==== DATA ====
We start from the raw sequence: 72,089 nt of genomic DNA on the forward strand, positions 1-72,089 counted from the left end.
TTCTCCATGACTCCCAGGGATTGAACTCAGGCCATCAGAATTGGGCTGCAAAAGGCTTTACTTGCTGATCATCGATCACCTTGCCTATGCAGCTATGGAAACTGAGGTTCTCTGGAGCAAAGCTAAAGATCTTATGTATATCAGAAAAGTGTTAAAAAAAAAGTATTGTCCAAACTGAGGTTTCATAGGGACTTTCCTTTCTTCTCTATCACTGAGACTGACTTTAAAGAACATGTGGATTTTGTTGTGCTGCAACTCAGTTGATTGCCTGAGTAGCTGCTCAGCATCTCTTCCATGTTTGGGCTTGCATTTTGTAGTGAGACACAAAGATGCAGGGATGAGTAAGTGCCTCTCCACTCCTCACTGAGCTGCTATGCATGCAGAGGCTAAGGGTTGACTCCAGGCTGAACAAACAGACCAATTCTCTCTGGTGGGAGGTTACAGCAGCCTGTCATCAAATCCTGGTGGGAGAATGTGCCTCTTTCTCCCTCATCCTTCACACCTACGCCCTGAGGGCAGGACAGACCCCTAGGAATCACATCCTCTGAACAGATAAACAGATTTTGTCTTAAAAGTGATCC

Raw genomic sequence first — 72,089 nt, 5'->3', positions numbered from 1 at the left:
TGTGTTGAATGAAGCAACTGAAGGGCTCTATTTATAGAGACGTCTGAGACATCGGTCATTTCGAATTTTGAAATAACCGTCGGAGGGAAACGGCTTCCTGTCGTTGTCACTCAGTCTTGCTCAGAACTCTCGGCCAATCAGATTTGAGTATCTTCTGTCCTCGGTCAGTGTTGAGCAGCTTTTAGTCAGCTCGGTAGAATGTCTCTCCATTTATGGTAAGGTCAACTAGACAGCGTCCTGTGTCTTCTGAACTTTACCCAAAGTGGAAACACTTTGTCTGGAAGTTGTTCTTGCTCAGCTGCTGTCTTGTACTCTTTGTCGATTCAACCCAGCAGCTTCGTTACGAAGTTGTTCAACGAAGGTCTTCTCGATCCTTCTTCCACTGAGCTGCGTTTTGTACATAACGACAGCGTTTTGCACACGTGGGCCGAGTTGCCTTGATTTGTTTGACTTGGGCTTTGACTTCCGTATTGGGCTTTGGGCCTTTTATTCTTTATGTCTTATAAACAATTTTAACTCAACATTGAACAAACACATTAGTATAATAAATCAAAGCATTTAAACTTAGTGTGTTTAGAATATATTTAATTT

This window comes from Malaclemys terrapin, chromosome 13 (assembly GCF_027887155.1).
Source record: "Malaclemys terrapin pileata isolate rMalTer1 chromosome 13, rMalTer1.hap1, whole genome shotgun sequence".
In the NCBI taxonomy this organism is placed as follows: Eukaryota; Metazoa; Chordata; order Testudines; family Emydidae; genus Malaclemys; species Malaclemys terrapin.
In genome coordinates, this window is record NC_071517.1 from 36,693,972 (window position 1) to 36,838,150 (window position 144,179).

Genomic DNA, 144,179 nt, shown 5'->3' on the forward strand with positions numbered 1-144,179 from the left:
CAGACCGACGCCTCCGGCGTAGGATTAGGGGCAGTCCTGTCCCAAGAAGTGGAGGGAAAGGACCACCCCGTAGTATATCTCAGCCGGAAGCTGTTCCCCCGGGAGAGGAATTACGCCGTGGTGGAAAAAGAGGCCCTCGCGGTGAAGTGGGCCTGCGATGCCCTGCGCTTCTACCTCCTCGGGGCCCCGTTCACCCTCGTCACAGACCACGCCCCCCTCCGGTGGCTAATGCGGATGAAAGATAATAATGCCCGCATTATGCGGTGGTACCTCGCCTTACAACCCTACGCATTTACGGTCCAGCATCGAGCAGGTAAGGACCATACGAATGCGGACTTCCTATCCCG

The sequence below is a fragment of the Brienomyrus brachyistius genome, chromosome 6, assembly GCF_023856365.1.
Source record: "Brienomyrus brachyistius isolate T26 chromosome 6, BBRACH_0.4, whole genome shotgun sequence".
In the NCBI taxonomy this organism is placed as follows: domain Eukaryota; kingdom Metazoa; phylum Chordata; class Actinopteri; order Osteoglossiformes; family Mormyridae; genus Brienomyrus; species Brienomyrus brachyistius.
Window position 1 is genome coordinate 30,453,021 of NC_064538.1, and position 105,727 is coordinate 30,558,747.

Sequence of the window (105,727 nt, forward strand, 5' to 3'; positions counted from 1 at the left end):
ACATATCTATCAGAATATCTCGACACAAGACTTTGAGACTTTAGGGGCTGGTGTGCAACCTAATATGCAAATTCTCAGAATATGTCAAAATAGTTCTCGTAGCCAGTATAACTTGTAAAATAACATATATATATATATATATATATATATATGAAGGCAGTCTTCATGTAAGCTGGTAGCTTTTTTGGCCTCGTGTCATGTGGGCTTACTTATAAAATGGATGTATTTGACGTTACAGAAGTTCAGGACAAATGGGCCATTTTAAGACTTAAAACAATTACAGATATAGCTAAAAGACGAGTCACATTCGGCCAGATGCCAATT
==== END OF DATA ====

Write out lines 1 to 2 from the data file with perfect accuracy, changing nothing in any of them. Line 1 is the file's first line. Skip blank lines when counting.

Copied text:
We start from the raw sequence: 72,089 nt of genomic DNA on the forward strand, positions 1-72,089 counted from the left end.
TTCTCCATGACTCCCAGGGATTGAACTCAGGCCATCAGAATTGGGCTGCAAAAGGCTTTACTTGCTGATCATCGATCACCTTGCCTATGCAGCTATGGAAACTGAGGTTCTCTGGAGCAAAGCTAAAGATCTTATGTATATCAGAAAAGTGTTAAAAAAAAAGTATTGTCCAAACTGAGGTTTCATAGGGACTTTCCTTTCTTCTCTATCACTGAGACTGACTTTAAAGAACATGTGGATTTTGTTGTGCTGCAACTCAGTTGATTGCCTGAGTAGCTGCTCAGCATCTCTTCCATGTTTGGGCTTGCATTTTGTAGTGAGACACAAAGATGCAGGGATGAGTAAGTGCCTCTCCACTCCTCACTGAGCTGCTATGCATGCAGAGGCTAAGGGTTGACTCCAGGCTGAACAAACAGACCAATTCTCTCTGGTGGGAGGTTACAGCAGCCTGTCATCAAATCCTGGTGGGAGAATGTGCCTCTTTCTCCCTCATCCTTCACACCTACGCCCTGAGGGCAGGACAGACCCCTAGGAATCACATCCTCTGAACAGATAAACAGATTTTGTCTTAAAAGTGATCC